Before I start, I challenge you to write down the first ten things that describe you. Who are you? WRITE IT DOWN. NOW. SERIOUSLY. It’ll help you.
I don’t know whether I am making this up or not, but I’m pretty sure I’ve used “your perception is everything” and/or “perception is key” several times in past posts. It might have been “perspective.” Well, I’m here to tell you I have realized just how right I actually am when I say that. I am 150% right. This keeps coming back to me in the textbooks I have to read for school and the ones I read for pleasure. Let’s talk about this for a little and delve a bit deeper into it.
Being aware of your perception(s) is important when it comes to the different people and experiences you encounter, but your perception of yourself is even more important. Why? Because it influences all your other experiences.
Let’s say you’ve grown up with the idea that you are shy and reserved. That’s how you define yourself. When people first meet you, you’re quiet. At parties or gatherings, you don’t introduce yourself to anyone, so you spend it being pretty lonely. That just further proves to you that you really are shy and reserved, so you live the rest of your life continuously defining yourself as that.
Let’s say you grew up thinking you weren’t good at math, so you ended up not studying as hard or putting in as much effort. That made your original perception more and more real as the classes got harder and harder (and your grades, worse and worse). Let’s say you’ve been hurt in the past, so you’re wary in your relationships. You look out for the slightest sign your partner might be just like your ex, so you freak out and create the problems you never wanted to have. Let’s say you turn in your assignment and your boss praises you for being hard-working and organized, but you tell him that the project was “just easy” and you “didn’t really do much”, “anyone could have done it”. You don’t see yourself as hard-working and organized, so you’ll reject this new concept of yourself. You’re not willing to lose your old perception and make way for the new.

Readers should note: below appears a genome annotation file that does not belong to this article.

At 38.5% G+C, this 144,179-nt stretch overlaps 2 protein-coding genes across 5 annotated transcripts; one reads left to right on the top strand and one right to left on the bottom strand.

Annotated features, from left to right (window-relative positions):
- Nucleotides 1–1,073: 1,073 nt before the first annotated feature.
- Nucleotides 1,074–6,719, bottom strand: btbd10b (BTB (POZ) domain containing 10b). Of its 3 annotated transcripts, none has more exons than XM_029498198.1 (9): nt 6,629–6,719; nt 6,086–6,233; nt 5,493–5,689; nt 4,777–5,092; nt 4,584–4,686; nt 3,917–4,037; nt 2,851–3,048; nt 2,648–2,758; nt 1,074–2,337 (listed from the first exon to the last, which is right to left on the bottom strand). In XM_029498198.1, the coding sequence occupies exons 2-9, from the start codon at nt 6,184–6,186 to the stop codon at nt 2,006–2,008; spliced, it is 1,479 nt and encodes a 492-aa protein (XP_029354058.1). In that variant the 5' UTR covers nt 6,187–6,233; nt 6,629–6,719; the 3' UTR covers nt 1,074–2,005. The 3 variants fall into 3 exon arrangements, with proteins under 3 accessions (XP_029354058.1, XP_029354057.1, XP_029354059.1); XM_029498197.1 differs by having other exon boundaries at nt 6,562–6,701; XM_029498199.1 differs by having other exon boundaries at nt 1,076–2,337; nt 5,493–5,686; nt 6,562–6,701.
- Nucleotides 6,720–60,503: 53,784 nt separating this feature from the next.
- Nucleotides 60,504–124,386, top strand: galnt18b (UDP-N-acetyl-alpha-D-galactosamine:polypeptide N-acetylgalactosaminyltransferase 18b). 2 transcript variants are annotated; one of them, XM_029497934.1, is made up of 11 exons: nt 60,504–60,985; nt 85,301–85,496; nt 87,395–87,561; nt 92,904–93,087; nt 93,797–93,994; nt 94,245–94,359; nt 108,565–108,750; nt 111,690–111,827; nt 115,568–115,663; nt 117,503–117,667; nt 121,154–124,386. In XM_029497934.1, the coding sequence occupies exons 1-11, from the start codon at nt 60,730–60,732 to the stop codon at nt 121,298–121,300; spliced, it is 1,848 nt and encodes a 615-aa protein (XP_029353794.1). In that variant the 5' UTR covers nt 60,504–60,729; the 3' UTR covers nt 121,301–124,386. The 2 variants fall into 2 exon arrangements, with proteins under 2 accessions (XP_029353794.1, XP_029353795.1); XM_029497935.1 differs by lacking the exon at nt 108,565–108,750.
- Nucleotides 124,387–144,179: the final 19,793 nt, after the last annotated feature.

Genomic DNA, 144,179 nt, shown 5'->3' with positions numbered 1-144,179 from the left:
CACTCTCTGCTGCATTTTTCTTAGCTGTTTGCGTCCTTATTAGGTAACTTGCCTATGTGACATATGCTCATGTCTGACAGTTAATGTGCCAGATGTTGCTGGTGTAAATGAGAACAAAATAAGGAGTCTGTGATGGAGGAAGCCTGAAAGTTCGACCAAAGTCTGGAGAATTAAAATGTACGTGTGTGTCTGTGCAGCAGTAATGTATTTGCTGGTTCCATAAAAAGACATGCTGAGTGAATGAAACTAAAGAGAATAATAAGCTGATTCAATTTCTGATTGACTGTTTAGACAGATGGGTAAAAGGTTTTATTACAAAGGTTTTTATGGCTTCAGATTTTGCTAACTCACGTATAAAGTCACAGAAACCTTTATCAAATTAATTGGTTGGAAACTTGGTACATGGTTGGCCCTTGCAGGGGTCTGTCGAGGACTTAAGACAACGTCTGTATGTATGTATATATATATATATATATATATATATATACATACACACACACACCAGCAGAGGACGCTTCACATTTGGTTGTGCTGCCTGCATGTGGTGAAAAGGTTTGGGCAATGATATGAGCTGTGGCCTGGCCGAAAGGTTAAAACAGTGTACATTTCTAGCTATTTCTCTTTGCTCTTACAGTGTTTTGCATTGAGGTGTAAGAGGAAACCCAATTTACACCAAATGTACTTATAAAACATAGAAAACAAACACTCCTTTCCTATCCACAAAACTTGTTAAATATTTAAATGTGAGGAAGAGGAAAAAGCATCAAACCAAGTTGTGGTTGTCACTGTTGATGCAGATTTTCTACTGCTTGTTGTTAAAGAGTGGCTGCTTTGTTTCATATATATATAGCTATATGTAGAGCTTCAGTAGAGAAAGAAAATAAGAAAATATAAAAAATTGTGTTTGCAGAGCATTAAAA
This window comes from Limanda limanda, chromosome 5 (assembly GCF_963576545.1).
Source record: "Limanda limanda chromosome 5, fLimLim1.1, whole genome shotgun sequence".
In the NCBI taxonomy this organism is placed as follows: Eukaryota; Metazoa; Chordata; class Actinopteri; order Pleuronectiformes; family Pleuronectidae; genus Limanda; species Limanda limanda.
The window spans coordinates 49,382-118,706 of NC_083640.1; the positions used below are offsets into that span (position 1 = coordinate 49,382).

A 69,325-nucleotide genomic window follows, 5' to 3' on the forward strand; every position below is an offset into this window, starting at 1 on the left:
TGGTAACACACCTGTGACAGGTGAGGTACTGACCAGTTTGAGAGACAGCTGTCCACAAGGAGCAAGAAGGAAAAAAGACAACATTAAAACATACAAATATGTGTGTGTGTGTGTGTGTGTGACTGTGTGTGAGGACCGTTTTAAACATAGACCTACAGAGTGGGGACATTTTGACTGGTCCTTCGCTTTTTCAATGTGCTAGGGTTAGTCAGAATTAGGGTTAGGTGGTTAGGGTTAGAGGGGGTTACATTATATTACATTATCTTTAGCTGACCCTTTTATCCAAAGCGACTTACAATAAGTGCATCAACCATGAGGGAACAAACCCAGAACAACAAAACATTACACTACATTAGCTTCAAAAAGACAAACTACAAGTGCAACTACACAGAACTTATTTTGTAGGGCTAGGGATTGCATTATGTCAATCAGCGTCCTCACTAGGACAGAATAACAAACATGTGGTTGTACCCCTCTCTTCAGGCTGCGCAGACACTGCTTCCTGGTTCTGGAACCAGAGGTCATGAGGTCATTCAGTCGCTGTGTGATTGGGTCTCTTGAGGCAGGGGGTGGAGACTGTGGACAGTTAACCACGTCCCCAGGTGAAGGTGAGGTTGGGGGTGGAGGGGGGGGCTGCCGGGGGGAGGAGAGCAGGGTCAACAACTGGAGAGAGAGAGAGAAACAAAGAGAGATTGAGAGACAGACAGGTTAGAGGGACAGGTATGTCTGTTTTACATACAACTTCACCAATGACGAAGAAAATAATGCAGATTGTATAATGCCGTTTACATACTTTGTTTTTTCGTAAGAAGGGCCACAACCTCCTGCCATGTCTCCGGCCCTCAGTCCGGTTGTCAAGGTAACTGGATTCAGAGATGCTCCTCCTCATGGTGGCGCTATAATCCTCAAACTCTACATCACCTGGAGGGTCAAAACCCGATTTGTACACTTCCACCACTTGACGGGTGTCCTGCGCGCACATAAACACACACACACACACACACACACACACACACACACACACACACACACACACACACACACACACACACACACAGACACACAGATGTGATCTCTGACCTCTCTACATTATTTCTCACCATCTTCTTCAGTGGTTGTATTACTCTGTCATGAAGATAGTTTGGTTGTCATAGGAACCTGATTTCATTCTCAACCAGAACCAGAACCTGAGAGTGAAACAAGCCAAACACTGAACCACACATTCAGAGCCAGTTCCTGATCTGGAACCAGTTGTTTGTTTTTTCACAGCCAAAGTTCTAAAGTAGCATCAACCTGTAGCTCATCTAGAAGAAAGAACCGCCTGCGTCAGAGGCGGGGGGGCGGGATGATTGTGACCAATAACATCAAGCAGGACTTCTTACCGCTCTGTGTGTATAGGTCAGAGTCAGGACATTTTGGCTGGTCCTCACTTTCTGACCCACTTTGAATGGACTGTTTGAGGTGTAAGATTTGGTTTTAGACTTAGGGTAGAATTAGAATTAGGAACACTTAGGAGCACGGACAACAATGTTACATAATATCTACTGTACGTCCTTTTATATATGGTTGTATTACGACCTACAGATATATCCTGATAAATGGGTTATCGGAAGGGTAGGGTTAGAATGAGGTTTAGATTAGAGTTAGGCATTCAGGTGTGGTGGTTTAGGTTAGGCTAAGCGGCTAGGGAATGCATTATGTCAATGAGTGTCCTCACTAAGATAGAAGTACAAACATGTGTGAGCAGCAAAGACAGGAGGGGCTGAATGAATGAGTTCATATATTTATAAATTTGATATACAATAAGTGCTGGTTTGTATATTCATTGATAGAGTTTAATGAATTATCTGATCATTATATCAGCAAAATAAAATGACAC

WHY DO WE DO THIS? WHY ARE WE SO SET ON HAVING THIS HARD-WIRED IMAGE OF OURSELVES THAT WE ARE UNWILLING TO LET GO OF?
Survival. Sanity. It makes life a bit easier. By the way, it’s not always a bad thing. Let’s say growing up, you were praised for a particular skill, so you started to associate that skill with the praise. That skill became a part of your identity and to this day, you’re still better at it than the average person. Let’s say some of your perceptions about yourself are GOOD ones. High-five. Let’s say a huge change happened in your life and you were faced with many challenges you didn’t think you could handle, but you kept keeping on, and now you know, you are unstoppable.
Look at the ten things you wrote down. How many of those are empowering? How many of them add to you and your life? How many do the opposite? Circle the ones you believe you could do without and next to them, write “I am ___________.” In the blank space, write the opposite of the word you circled and start practicing it. Anytime a situation comes up where you want to go back to your old perception, remember the new one, and run with it. Change is scary, but it’s so damn worth it.